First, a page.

A detailed biography of men's business suit
Posted: Jun 29, 2015
Very often considered to be only a set of garments, the business suit has a long history and dates as far back as the seventeenth century. When they prepare for business meetings and power lunches men do not even spent a moment to think about how this particular piece of clothing has come to dominate their wardrobe. The account of its appearance is quite amazing and not many are aware of the fact that in the beginning the office suit used to be nothing more than a lounge suit. This particular men wear takes us back to the time of King Charles II of England. The King of England was a fashionable person and carried himself around with much grace and elegance. In order to establish authority at the court, the king introduced a code of dress. The true reason behind this is the fact that, as a result of the outbreak of the plague, Charles II perceived the luxurious court outfits to be a political inconvenience.
Up until that moment, the ordinary Joe could not wear certain colors or fabrics. Fine furs and extravagant colors were reserved only for the elite. Consequently, the King of England took measures and forbid the members of high society to wear anything but modest tunics and neutral colors. The type of pret à porter home was a sort of prototype for the future business suit. Until the Edwardian era, the suit had been either in or out of fashion. Apart from this, it was totally abandoned due to the historical context of the French revolution. In the eighteenth century, men wore garments that were a bit more bespoken, while in the nineteenth century the lounge suit made a comeback. The trend in the nineteenth century is said to have been started by Beau Brummel who used to wear only fine-cut items and accessorized all his suits with neckties. It appears that this look was considered at the time more attractive than the sumptuous outfits of the upper-class because there was a high contrast between them.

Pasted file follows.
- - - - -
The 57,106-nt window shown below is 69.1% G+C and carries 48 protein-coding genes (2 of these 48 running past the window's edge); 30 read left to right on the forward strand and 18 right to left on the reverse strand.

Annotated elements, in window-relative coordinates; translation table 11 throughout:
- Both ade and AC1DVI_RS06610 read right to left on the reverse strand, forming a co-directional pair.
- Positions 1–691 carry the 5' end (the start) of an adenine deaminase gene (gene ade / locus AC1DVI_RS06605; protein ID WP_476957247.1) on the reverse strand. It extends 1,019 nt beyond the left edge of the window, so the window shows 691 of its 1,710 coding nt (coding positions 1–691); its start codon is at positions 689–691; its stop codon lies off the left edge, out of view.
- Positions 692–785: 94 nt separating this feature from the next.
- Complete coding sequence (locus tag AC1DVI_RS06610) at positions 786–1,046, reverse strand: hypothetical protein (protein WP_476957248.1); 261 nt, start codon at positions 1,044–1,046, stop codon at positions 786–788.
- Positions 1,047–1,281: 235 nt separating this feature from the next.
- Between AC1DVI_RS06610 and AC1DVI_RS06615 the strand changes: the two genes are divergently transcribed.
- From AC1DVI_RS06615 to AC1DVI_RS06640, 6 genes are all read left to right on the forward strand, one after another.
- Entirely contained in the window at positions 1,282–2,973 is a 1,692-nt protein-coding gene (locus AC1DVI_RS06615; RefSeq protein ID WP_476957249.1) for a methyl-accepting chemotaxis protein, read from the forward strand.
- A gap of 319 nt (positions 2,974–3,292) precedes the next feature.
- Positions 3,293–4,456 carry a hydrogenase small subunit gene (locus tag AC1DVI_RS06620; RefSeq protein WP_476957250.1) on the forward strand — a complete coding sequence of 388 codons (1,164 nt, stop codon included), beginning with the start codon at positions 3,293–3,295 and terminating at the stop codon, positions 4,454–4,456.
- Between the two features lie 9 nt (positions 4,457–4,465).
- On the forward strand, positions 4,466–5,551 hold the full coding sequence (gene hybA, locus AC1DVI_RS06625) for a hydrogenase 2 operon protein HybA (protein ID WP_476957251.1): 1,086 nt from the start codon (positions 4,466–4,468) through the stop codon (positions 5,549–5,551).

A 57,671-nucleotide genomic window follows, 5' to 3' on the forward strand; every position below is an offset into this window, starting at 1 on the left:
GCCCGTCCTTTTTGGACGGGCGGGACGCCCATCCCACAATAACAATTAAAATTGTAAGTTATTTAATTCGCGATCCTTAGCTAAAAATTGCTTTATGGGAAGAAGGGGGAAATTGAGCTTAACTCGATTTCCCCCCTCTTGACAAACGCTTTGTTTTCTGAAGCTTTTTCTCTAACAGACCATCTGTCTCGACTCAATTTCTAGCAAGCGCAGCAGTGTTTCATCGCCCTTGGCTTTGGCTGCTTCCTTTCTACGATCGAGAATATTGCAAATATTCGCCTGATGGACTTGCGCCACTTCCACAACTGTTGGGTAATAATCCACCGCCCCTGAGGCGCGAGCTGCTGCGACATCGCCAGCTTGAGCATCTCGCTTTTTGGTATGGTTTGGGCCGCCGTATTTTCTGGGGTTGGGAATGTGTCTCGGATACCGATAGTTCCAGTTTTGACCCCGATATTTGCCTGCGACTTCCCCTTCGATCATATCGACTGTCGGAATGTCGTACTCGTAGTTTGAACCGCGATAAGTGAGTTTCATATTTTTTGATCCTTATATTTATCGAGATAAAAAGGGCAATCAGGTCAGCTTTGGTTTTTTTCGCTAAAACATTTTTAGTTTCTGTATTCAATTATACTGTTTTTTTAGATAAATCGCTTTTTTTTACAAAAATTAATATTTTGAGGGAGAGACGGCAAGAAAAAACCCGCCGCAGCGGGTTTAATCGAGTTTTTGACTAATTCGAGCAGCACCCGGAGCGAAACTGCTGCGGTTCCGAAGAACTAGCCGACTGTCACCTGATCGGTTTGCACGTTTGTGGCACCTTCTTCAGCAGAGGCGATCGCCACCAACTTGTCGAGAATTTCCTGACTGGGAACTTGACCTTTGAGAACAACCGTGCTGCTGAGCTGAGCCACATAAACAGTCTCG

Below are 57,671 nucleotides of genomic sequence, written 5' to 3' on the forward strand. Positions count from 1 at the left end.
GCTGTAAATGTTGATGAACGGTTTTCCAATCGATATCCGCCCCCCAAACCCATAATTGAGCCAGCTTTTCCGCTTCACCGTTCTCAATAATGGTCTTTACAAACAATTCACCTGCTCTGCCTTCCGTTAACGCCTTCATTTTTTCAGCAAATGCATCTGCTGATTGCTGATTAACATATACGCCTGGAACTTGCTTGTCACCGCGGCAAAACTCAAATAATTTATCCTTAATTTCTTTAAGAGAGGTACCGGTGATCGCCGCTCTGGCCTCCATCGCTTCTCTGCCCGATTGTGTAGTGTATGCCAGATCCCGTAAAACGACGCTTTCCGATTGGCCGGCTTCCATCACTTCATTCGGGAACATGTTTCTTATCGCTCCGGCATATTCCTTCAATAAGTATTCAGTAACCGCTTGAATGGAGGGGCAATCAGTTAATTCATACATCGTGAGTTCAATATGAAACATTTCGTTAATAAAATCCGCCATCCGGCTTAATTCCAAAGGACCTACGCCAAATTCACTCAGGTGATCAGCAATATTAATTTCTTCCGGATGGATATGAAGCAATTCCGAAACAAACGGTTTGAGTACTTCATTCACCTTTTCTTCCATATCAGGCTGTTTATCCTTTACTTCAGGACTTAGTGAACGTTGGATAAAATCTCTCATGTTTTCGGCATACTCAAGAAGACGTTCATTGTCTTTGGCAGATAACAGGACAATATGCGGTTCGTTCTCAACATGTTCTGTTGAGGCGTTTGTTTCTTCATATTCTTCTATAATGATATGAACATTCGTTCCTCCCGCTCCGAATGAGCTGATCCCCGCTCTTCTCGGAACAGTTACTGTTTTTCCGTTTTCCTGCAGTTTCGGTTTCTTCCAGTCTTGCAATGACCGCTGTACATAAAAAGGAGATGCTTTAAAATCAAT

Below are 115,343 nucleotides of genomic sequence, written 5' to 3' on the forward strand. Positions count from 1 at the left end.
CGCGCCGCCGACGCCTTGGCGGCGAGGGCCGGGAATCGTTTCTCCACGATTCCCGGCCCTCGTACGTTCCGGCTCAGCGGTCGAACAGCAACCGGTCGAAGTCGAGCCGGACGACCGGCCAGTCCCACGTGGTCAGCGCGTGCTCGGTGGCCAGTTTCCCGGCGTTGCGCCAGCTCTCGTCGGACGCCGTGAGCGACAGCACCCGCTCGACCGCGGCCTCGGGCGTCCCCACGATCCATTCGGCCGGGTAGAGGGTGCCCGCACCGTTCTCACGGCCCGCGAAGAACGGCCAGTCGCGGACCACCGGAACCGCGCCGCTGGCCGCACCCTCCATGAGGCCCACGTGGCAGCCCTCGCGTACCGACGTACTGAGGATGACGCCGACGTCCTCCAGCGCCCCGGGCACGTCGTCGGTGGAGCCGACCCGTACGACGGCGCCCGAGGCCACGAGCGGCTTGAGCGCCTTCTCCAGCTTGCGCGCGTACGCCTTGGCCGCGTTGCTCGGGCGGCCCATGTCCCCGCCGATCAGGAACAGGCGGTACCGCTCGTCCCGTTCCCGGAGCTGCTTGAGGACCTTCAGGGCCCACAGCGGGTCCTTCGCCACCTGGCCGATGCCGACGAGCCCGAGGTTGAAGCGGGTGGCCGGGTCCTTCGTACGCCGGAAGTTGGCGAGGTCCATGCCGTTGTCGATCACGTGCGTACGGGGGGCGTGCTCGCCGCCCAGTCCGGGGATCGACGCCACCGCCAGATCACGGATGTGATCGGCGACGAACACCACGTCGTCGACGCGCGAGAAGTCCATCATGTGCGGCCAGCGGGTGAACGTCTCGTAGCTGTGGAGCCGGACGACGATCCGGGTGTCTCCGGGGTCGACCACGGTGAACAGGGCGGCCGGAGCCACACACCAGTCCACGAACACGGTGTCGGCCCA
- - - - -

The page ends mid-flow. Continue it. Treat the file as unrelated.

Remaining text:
The influence spread to Europe where people were smitten by the austere look. Apart from introducing a new style, Brummel taught men how to groom in men’s toilette and the influence remained till the regency period when men used to wear dark colored suits and tall boots. This is actually the ancestor of the tuxedo and it was more casual than it is today. The tuxedo was designed in order to be used for formal occasions. In the first years of the nineteenth century tailoring began to focus on wide -legged pants, known at the time as "oxford bags", and further changes were represented by the pioneer work of Italian designers who introduced the trend of fitting suits which is still popular even at present. The latest history of the suit is a bit confusing due to the fact that tailors such as Savile Row manufactured garments for military personnel and professionals. In conclusion, nowadays men just cannot do without their elegant tuxedos and next time maybe they will remember how business suits have come to be so formal.
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